XimpleWare, Corp v. Versata Software, Inc. et al, No. 3:2013cv05160 - Document 45 (N.D. Cal. 2013)

Court Description: ORDER DENYING PLAINTIFF'S EX PARTE APPLICATION FOR A TEMPORARY RESTRAINING ORDER AND DENYING PLAINTIFF'S REQUEST FOR EXPEDITED PRELIMINARY DISCOVERY 40 12 (Illston, Susan) (Filed on 12/6/2013)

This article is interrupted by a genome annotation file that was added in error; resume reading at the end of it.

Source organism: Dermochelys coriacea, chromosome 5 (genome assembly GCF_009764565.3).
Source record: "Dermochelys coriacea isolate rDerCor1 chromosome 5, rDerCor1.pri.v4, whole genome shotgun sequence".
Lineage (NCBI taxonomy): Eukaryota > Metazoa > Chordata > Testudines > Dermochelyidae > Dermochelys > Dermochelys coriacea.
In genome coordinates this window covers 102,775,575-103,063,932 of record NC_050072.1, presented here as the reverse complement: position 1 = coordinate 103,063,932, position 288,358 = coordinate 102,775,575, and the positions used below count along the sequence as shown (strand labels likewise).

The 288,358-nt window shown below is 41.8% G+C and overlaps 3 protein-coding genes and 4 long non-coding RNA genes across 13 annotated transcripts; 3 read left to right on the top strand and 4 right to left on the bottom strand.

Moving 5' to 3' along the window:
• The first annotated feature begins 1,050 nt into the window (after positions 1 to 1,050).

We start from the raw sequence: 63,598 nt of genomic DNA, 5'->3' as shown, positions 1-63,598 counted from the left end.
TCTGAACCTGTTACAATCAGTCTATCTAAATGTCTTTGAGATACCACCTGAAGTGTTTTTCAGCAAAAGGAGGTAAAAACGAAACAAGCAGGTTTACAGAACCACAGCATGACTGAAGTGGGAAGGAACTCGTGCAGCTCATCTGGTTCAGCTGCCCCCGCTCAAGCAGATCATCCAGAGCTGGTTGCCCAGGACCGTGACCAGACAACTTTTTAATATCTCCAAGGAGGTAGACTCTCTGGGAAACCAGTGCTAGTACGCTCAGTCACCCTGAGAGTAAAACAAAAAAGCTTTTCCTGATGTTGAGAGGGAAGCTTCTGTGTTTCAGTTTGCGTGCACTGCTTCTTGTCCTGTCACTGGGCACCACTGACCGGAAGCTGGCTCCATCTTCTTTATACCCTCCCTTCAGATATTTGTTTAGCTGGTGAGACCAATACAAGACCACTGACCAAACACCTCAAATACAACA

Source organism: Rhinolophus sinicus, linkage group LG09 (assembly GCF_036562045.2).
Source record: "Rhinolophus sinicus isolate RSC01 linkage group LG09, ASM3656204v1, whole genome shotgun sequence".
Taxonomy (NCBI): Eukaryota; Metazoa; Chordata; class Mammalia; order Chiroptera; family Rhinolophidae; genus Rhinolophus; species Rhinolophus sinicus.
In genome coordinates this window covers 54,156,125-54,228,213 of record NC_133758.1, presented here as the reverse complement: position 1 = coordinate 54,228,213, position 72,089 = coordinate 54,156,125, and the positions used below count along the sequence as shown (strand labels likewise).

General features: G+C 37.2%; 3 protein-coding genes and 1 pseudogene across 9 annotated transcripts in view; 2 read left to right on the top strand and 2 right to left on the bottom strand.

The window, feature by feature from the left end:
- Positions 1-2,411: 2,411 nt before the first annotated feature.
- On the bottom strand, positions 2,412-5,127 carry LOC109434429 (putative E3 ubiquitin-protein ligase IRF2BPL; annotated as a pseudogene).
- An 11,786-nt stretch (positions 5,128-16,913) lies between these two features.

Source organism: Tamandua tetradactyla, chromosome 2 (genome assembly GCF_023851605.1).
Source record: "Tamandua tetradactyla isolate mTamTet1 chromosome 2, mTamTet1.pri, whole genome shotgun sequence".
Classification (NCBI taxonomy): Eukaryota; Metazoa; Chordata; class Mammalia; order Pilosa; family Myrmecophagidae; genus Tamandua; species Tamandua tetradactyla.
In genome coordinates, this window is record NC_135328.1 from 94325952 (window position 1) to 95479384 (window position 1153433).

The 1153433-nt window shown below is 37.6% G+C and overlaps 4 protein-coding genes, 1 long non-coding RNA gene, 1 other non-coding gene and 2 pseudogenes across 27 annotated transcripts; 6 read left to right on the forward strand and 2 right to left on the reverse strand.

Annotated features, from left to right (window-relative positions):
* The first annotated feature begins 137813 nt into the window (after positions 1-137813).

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XimpleWare, Corp v. Versata Software, Inc. et al Doc. 45 1 2 3 IN THE UNITED STATES DISTRICT COURT 4 FOR THE NORTHERN DISTRICT OF CALIFORNIA 5 6 7 8 9 United States District Court For the Northern District of California 10 11 12 No. C 13-05160 SI XIMPLEWARE CORP., Plaintiff, v. VERSATA SOFTWARE, INC.; TRILOGY DEVELOPMENT GROUP, INC.; AMERIPRISE FINANCIAL, INC.; and AUREA SOFTWARE, INC., Defendants. ORDER DENYING PLAINTIFF’S EX PARTE APPLICATION FOR A TEMPORARY RESTRAINING ORDER AND DENYING PLAINTIFF’S REQUEST FOR EXPEDITED PRELIMINARY DISCOVERY / 13 14 15 16 17 18 19 On December 4, 2013, the Court held a hearing on plaintiff’s ex parte application for a temporary restraining order, request that the Court order defendants to show cause why a preliminary injunction should not issue, and request for expedited discovery. Counsel for plaintiff and defendants argued at the hearing. For the foregoing reasons, the Court DENIES plaintiff’s applications for a temporary restraining order and order to show cause, and DENIES plaintiff’s request for expedited preliminary discovery. 20 21 22 23 24 25 26 27 28 BACKGROUND Plaintiff XimpleWare Corporation is a California corporation which develops, designs, and licenses software for data processing. Compl. ¶¶ 2-3. One of XimpleWare’s software products is known as “VTD-XML”, an XML or Extensible Markup Language program. Defendant Versata provides software to insurance companies; one of its products is Distribution Channel Management (DCM). Defendant Trilogy Development Group acquired Versata in 2006 and defendant Aurea Software merged with Trilogy and Versata in October 2013. Id. ¶¶ 5-6. Defendant Ameriprise Financial Inc. uses Versata’s DCM 3.9 software product and, according to the complaint, received XimpleWare software from Versata. Ameriprise Opp. pp. 2, 8. Dockets.Justia.com 1 On May 3, 2013, Versata filed suit in Texas state court (“the Texas case”) against Ameriprise, 2 alleging Ameriprise materially breached a software license between the parties for Versata’s DCM 3 program. Docket No. 14-5; Versata Opp. p. 5. On June 24, 2013, Ameriprise filed a motion for partial 4 summary judgment in the Texas case, claiming Versata improperly incorporated XimpleWare’s source 5 code into Versata’s DCM product. Docket Nos. 14-7; 36-2. In October 2013, Ameriprise issued a 6 discovery subpoena in the Texas case, seeking discovery from XimpleWare into its licensing practices, 7 the means by which XimpleWare makes its source code available, and any relationship between 8 XimpleWare and Versata. Docket No. 36-2. Versata then served a cross-notice of deposition on 9 XimpleWare covering similar subjects. Id. XimpleWare has not yet responded to the discovery United States District Court For the Northern District of California 10 requests. 11 On November 5, 2013, having been made aware of the allegations by Ameriprise against Versata 12 in the Texas case, XimpleWare filed this suit against Versata and Ameriprise for copyright infringement, 13 violation of the Lanham Act, breach of contract, breach of good faith and fair dealing, unjust 14 enrichment, intentional interference with prospective economic advantage, unfair competition, and 15 declaratory relief. Complt. Docket No. 1. According to XimpleWare, it published its VTD-XML 16 source code in an online open source repository, SourceForge, and under a GNU General Public License 17 (GPL). Zhang Decl. ¶ 16. XimpleWare claims Versata has infringed on its copyrighted source code 18 by including it in Versata’s DCM without obtaining a commercial license, permission for the use of 19 XimpleWare’s products, or complying properly with the GPL license. Complt. ¶¶ 47-52; Zhang Decl. 20 ¶ 31. 21 implemented the Versata DCM product containing VTF-XML without any license or authorization from 22 XimpleWare. Complt. ¶¶ 60-61.1 Additionally, XimpleWare alleges Ameriprise copied, reproduced, distributed, and re- 23 24 25 26 27 28 1 On the same day that it filed this copyright/Lanham Act case, XimpleWare also filed a patent infringement suit in this district against the defendants in the present suit as well as Pacific Life Insurance Company, United HealthCare Services, Inc., Metropolitan Life Insurance Company, The Prudential Insurance Company of America, Wellmark, Inc., Waddell & Reed Financial, Inc., and Aviva USA Corporation. That suit alleges direct patent infringement and inducing patent infringement, and seeks declaratory relief. Case No. 13-cv-5161 PSG. XimpleWare’s patent case is currently pending before Magistrate Judge Paul Grewal. 2 1 XimpleWare filed this application for a temporary restraining order, order to show cause re: 2 preliminary injunction, and expedited discovery on November 24, 2013. After the case was reassigned 3 to this Court on November 26, 2013, hearing on the motions was set for December 4, 2013. 4 5 6 DISCUSSION 1. Temporary Restraining Order “The standard for issuance of a temporary restraining order is the same as that for issuance of 8 a preliminary injunction.” Burgess v. Forbes, No. C 09-629 JF (HRL), 2009 WL 416843, at *2 (N.D. 9 Cal. Feb. 19, 2009). In order to obtain a preliminary injunction, a plaintiff “must establish that he is 10 United States District Court For the Northern District of California 7 likely to succeed on the merits, that he is likely to suffer irreparable harm in the absence of preliminary 11 relief, that the balance of equities tips in his favor, and that an injunction is in the public interest.” 12 Winter v. Natural Resources Defense Council, 555 U.S. 7, 20 (2008) (citations omitted). The Supreme 13 Court has been “very clear that even where infringement had been proven, a plaintiff may not be granted 14 injunctive relief until he satisfies the four-factor test, which includes demonstrating irreparable injury.” 15 Flexible Lifeline Sys., Inc. v. Precision Lift, Inc., 654 F.3d 989, 995 (9th Cir. 2011) (citing eBay Inc. v. 16 MercExchange, L.L.C., 547 U.S. 388, 394 (2006)).2 This principle applies to both patent and copyright 17 cases: “a presumption of irreparable harm is equally improper in a case based on copyright infringement 18 as it is in a case based on patent infringement.” Id. at 996 (citing eBay, 547 U.S. 388). 19 XimpleWare states that it will “undoubtedly be harmed by Versata’s continuing infringement.” 20 Motion p. 8. According to XimpleWare, it will lose control of its key asset – exclusive rights to license 21 its source code. Id. Control would be lost, presumably, because of Versata’s ongoing use of 22 XimpleWare source code and inclusion of it in the Versata DCM product, which others might 23 (improperly) copy.3 In support of its opposition, Versata submitted the declaration of CEO Scott 24 25 26 27 28 2 The Ninth Circuit had a “long-standing practice of presuming irreparable harm upon the showing of likelihood of success on the merits in a copyright infringement case.” Flexible Lifeline Sys., Inc. v. Precision Lift, Inc., 654 F.3d 989, 995 (9th Cir. 2011). However, since the Supreme Court’s decisions in eBay Inc. v. MercExchange, L.L.C., 547 U.S. 388 (2006) and Winter v. Natural Resources Defense Council, Inc., 555 U.S. 7 (2008), this practice is no longer good law. Id. 3 Based on argument at the hearing, it appears that, as this case develops, Versata intends to contest plaintiff’s claim that Versata improperly included XinpleWare’s source code in its DSM product. 3 1 Brighton. Docket No. 37, Ex. 4. The Brighton declaration states that at the present time Versata has 2 no new customer sales of DCM and does not anticipate closing any additional sales during the 2013 3 calendar year. Id. ¶ 4. The declaration further states that a development team has been instructed to 4 remove all references to XimpleWare from all versions of DCM and has created a “patch” which upon 5 installation will eliminate all references to XimpleWare in the DCM version 3.9 and is creating patches 6 for other versions of DCM as well. Id. ¶¶ 5-6. The Court takes the statements in the Brighton 7 declaration, which are uncontested, as true, and finds that under these circumstances the possibility of 8 XimpleWare’s further loss of “control” on a going forward basis is remote. Injury to the present can 9 be addressed by damages, and should the representations in the Brighton declaration prove to be untrue, United States District Court For the Northern District of California 10 XimpleWare may bring that to the Court’s attention. 11 Under theses circumstances, the Court finds that XimpleWare has failed to show that it will 12 suffer irreparable injury if the TRO and preliminary injunction are not issued. Even if it was very clear 13 that XimpleWare could prove infringement, injunctive relief could not be granted without a 14 demonstration of irreparable injury. See Flexible Lifeline Sys., Inc, 654 F.3d at 995. Accordingly, the 15 Court must DENY plaintiff’s application for a temporary restraining order. 16 17 2. Request for Expedited Limited Discovery 18 Formal discovery is generally allowed only after the parties have conferred as required by 19 Federal Rule of Civil Procedure 26(f). However, a district court may permit expedited discovery “upon 20 a showing of good cause.” Semitool, Inc. v. Tokyo Electron America, Inc., 208 F.R.D. 273 (N.D. Cal. 21 2002). 22 administration of justice, outweighs the prejudice to the responding party.” Id. To determine whether 23 good cause justifies expedited discovery, courts often consider factors including whether a preliminary 24 injunction is pending, the breadth of the discovery requests, the purpose of the request, and the burden 25 on the defendants to comply with the requests. See American LegalNet, Inc. v. Davis, 673 F.Supp.2d 26 1063, 1067 (C.D.Cal. 2009) Good cause exists “where the need for expedited discovery, in consideration of the 27 XimpleWare asserts that it seeks “limited” early discovery in order to further support its motion 28 for a preliminary injunction and to confirm what it claims it has learned from the Texas case – that 4 1 Versata incorporated the VTD-XML into its DCM. Motion p. 10. However, XimpleWare’s requests 2 are quite broad, and would have this Court both order discovery in this case and restrict discovery in 3 the Texas case. XimpleWare seeks: (1) production by Versata and Ameriprise of documents “around 4 Versata’s inclusion of XimpleWare’s source code into the DCM product”; (2) control of document 5 production by XimpleWare responsive to Ameriprise’s and Versata’s Texas case subpoenas; (3) 6 deposition of Versata’s Rule 30(b)(6) witness on Versata’s inclusion of VTD-XML in its products, 7 distribution of products including VTD-XML, and Versata’s compliance or non-compliance with the 8 GPL; (4) deposition of Ameriprise’s Rule 30(b)(6) witness on Ameriprise’s knowledge of the inclusion 9 of VTD-XML in DCM; and (5) deposition of XimpleWare’s rule 30(b)(6) witness, to be taken both in United States District Court For the Northern District of California 10 this case and in the Texas case. Motion p. 11; proposed order. 11 The Court finds XimpleWare’s requests for expedited discovery are overbroad and are not 12 narrowly tailored to obtain evidence relevant to XimpleWare’s motion for preliminary injunction. To 13 the extent the discovery request is made to be parallel to the Texas discovery requests, and/or to avoid 14 the need for XimpleWear’s principal to give more than one deposition in this case and the Texas case, 15 the Court notes that in the course of discovery, witnesses must often be subject to more than a single 16 deposition.4 17 Accordingly, the Court DENIES XimpleWare’s request for expedited discovery without 18 prejudice to narrowly tailored requests for early discovery in this action, based upon a proper showing 19 of good cause. In addition, the Court will work with the parties to process this action as expeditiously 20 as possible and will work toward the earliest practicable trial date. 21 22 CONCLUSION 23 The Court finds that XimpleWare has failed to demonstrate that it will suffer irreparable injury 24 if the injunction is not issued and therefore DENIES the application for a temporary restraining order 25 and the request the Court issue an order to Versata and Ameriprise to show cause why a preliminary 26 27 28 4 Counsel represented that the Texas case is set for trial in February, 2014 and is subject to a discovery cut-off in December, 2013. 5 1 injunction should not issue. The Court further finds XimpleWare’s request for expedited discovery is 2 overbroad and DENIES the request without prejudice. 3 4 IT IS SO ORDERED. 5 6 Dated: December 6, 2013 7 8 SUSAN ILLSTON UNITED STATES DISTRICT JUDGE 9 United States District Court For the Northern District of California 10 11 12 13 14 15 16 17 18 19 20 21 22 23 24 25 26 27 28 6